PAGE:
Malt is often called the “Heart of Beer” for good reason. Malted barley, or malt, is the basic ingredient used in the production of beer, providing complex carbohydrates and sugars necessary for fermentation, as well as contributing flavors and colors that are uniquely characteristic of beer.

Standard malts and specialty malts

There are two main categories of malt: standard and specialty. Standard (base or brewers) malts contain high amounts of enzymes, complex carbohydrates, and sugars necessary for fermentation. Specialty malts are produced when the length of time, temperature, or humidity of the three stages of the malting process—steeping, germination, and drying—are adjusted to develop unique flavors and colors, or distinctive functionality.

More intense heating decreases the amount of enzymes available for fermentation, so many specialty malts are designed to be used in smaller amounts to contribute unique flavors such as intense malty, sweet caramel, nutty, woody, coffee or burnt, and rich colors ranging from golden to red to black.

Handcrafting specialty malts differs from the basic malting process in that batch sizes are generally smaller, it is a much more labor and resource-intensive process, it involves more laboratory testing for consistency, and it requires the constant vigilance of an experienced maltster who relies upon his senses of sight, taste, smell, and touch to achieve the desired finished product from the beginning to the end of the process.

Why barley?

Barley is the ideal cereal grain for malting and, ultimately, brewing. It is self-contained, having a husk to protect the germ, high starch-to- protein ratio for high yields, a complete enzyme system, self-adjusting pH, light color, and neutral flavor.

In addition to barley, wheat and rye are also routinely malted for brewing. Other cereal grains, such as buckwheat and spelt, can also be malted but the finished malt does not perform in the brewhouse as well as malted barley.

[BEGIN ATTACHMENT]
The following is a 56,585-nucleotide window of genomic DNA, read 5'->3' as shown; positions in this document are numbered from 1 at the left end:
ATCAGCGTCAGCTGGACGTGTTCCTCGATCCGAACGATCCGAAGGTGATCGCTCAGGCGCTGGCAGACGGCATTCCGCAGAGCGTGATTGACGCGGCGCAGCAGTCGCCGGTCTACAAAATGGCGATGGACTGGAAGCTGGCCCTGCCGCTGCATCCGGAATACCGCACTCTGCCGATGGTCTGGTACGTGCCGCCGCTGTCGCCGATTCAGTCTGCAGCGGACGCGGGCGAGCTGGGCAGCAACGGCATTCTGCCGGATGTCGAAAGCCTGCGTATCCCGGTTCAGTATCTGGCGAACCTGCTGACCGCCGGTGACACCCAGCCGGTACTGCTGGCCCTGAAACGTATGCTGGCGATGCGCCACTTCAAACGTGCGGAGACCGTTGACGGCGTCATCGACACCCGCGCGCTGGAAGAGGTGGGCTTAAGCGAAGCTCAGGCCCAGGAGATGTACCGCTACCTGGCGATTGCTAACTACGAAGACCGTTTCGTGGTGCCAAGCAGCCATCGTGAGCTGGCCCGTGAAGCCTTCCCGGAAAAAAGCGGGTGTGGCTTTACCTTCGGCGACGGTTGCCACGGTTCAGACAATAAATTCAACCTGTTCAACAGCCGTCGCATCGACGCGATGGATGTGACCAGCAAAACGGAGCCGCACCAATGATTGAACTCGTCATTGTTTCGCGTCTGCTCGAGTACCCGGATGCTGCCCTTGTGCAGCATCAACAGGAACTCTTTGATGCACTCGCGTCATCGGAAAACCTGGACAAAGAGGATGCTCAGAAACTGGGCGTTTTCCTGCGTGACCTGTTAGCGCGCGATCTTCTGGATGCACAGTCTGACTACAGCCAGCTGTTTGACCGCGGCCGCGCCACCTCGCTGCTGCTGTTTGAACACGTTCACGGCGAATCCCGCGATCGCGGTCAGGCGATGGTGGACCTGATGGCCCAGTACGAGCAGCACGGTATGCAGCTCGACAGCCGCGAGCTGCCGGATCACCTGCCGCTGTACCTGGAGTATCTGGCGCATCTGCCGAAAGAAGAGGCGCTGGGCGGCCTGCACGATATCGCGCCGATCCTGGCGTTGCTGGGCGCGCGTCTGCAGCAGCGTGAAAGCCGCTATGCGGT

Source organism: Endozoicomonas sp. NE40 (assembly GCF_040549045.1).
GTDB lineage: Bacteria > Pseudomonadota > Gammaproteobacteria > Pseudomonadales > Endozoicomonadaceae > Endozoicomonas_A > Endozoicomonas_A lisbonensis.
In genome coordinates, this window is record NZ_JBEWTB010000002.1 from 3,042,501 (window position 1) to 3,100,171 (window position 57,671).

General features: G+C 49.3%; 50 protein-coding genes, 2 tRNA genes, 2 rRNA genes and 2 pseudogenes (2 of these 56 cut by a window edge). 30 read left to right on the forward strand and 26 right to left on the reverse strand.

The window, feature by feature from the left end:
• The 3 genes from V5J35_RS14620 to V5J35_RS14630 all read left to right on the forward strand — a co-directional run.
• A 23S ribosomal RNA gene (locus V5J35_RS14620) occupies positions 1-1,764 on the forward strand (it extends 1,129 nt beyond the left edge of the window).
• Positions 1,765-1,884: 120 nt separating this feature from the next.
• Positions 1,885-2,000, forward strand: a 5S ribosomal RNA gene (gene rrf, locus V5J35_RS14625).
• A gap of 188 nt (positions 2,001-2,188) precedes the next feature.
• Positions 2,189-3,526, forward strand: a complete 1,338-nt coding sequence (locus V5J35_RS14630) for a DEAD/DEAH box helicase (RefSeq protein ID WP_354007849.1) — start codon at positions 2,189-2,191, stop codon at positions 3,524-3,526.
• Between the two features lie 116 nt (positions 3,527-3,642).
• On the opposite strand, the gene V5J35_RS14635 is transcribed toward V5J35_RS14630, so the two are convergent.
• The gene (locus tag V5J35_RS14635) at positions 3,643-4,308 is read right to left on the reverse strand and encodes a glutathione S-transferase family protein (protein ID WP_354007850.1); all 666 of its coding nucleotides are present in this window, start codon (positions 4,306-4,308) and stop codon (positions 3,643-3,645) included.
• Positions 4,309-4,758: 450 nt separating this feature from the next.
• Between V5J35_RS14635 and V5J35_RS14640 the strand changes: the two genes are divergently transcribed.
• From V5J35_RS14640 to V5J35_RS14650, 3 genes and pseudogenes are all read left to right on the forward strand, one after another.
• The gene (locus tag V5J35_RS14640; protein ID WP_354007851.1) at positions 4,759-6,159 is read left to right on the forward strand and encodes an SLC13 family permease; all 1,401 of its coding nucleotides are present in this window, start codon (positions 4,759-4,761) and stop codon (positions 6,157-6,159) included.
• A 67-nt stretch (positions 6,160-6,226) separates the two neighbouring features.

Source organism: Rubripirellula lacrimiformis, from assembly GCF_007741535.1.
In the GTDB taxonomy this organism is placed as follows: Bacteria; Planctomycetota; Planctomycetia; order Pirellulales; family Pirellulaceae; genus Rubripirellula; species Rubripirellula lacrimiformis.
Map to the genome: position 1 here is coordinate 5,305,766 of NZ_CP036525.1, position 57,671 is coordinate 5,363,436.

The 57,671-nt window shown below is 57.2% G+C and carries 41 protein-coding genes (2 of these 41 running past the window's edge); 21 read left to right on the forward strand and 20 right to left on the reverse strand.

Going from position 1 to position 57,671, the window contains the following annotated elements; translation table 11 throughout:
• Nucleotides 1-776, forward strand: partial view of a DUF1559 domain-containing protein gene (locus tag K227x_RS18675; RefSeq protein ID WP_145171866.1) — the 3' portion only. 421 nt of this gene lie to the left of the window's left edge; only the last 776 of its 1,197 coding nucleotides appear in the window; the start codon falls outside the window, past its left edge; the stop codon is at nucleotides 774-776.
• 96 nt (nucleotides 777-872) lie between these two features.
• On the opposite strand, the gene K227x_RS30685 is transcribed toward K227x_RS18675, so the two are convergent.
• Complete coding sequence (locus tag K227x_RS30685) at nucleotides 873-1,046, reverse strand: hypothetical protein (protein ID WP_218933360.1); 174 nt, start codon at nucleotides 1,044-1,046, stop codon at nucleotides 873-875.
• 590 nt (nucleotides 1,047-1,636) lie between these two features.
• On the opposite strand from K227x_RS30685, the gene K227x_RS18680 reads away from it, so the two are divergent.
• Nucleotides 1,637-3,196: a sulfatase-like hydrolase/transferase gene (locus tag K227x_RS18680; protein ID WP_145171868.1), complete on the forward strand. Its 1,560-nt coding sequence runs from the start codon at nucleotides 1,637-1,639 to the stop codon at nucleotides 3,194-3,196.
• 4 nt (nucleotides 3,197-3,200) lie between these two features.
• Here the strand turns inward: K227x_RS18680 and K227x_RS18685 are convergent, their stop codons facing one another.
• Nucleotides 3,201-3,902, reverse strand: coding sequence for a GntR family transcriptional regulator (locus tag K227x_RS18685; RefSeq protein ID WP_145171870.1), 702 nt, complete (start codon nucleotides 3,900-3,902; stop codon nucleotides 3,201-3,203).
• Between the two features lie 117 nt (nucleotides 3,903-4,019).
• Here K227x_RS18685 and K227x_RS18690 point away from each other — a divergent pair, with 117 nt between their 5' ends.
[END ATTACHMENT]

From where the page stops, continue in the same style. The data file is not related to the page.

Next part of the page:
Step 1) Steeping

The basic malting process, although more of an exact science today than when man first dipped baskets of grain into open wells in Mesopotamia 5,000 years ago to prepare it for brewing, remains a three-step process: steeping, germination, and drying.

During steeping water is absorbed by the raw barley kernel and germination begins. Steeping starts with raw barley that has been sorted and cleaned, then transferred into steep tanks and covered with water.

For the next 40-48 hours, the raw barley alternates between submerged and drained until it increases in moisture content from about 12% to about 44%. The absorbed water activates naturally existing enzymes and stimulates the embryo to develop new enzymes. The enzymes break down the protein and carbohydrate matrix that encloses starch granules in the endosperm, opening up the seed’s starch reserves, and newly developed hormones initiate growth of the acrospire (sprout).

Steeping is complete when the barley has reached a sufficient moisture level to allow uniform breakdown of the starches and proteins. One visual indicator that the maltster uses to determine the completion of steeping is to count the percentage of kernels that show “chit.” Raw barley that has been properly steeped is referred to as “chitted” barley,” the “chit” being the start of the rootlets that are now visibly emerging from the embryo of the kernel.

Step 2) Germination

In a process called “steep out,” the chitted barley is transferred from the steep tank to the germination compartment. Germination, which began in the steep tank, continues in the compartment where the barley kernel undergoes modification.

Modification refers to the break down of the protein and carbohydrates, and the resulting opening up of the seeds’ starch reserves. Good modification requires the barley to remain in the compartment for 4-5 days. Germination is controlled by drawing temperature-adjusted, humidified air through the bed. Turners keep the bed from compacting and rootlets from growing together, or felting.

Step 3) Drying

Germination is halted by drying. If germination continued, the kernel would continue to grow and all of the starch reserves needed by the brewer would be used by the growing plant.

Base malts are kiln-dried. typically with a finish heat of 180-190° F for 2-4 hours. This develops flavors ranging from very light malty to subtle malty.

Specialty malts are dried in a kiln at higher temperatures for longer periods of time, roasted, or both. Varying the moisture level and time and temperature of drying develops the flavor and color characteristics of each specialty malt.